skeleton questions

There are a handful of websites where you can get conversation questions arranged by topic. These seem to be the most popular ones, prompted by an “esl conversation questions” search query on Google.

Conversation questions for the ESL/EFL Classroom

ESL Conversation questions

ESL Discussions


English Current

ESL Gold

Basically these sites (or sections within the sites) provide a menu of arranged categories by topic and lists of questions for each of the topics. You will have to sieve through the questions, as some might not be very engaging or conducive to discussion. Conversation questions for the ESL/EFL classroom features close to 200 questions for the topic of money and shopping but I wonder whether the students will have much to say about this:

– Do banks pay a higher percent of interest here or in your country?

– Do you have a credit card? If so, do you have more than one?

– How much does it cost to get a haircut in your country? Here?

And, quite frankly, I would personally steer away from the million dollar question:

– If someone gave you a million dollars, what would you do with it?

At any rate, these sites can be useful to pick and choose questions that might work for your students, if you want them to have discussions around those topics.

And here is the tweak. Once you have chosen a handful of questions, instead of reading them out for the students to copy or writing them down on the board or displaying on a screen, simply provide the key words (mostly nouns and verbs) for the students to figure out the full questions. Here are some skeleton questions from the same source. Can you figure out the questions in full? (check at the bottom of the post)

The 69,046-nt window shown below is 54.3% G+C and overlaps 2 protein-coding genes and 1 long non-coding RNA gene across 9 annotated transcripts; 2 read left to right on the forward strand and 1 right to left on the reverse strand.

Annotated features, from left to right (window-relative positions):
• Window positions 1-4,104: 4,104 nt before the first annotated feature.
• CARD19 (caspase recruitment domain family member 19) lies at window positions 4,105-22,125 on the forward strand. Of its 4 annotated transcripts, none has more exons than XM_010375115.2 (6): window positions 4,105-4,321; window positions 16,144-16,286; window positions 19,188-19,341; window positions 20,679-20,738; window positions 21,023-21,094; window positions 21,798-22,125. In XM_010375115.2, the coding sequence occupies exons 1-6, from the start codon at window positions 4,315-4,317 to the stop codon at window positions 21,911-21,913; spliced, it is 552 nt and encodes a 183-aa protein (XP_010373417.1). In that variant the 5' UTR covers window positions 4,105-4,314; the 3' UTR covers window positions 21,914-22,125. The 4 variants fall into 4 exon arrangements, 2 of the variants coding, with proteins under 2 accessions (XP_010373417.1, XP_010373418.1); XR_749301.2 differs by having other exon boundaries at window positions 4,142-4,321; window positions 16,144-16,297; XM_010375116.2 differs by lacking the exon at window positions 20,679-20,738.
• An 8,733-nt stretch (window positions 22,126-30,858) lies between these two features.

– ever/find/money/if so,/what/do

– something/want/buy/never/will

– most expensive/ever/buy

– different/taxes/country


Allow some time for the students to work individually first and then they can stand up and compare their full questions with their classmates. It’s not essential that their questions match exactly the original ones. For instance, for the third skeleton question, they may generate questions such as “What’s the most expensive thing/gift/gadget that you have ever bought/that you may ever buy? Have a look at their questions as the students pair with each other and point at possible question making mistakes. Finally elicit the full questions and write them (or have a student come to the front to do the job) on the board.

– Have you ever found any money? If so, what did you do?

– What is something you want to buy but you never will?

– What is the most expensive thing you have ever bought?

– What are some of the different taxes in your country?

– What is the next “big” thing you are going to buy?

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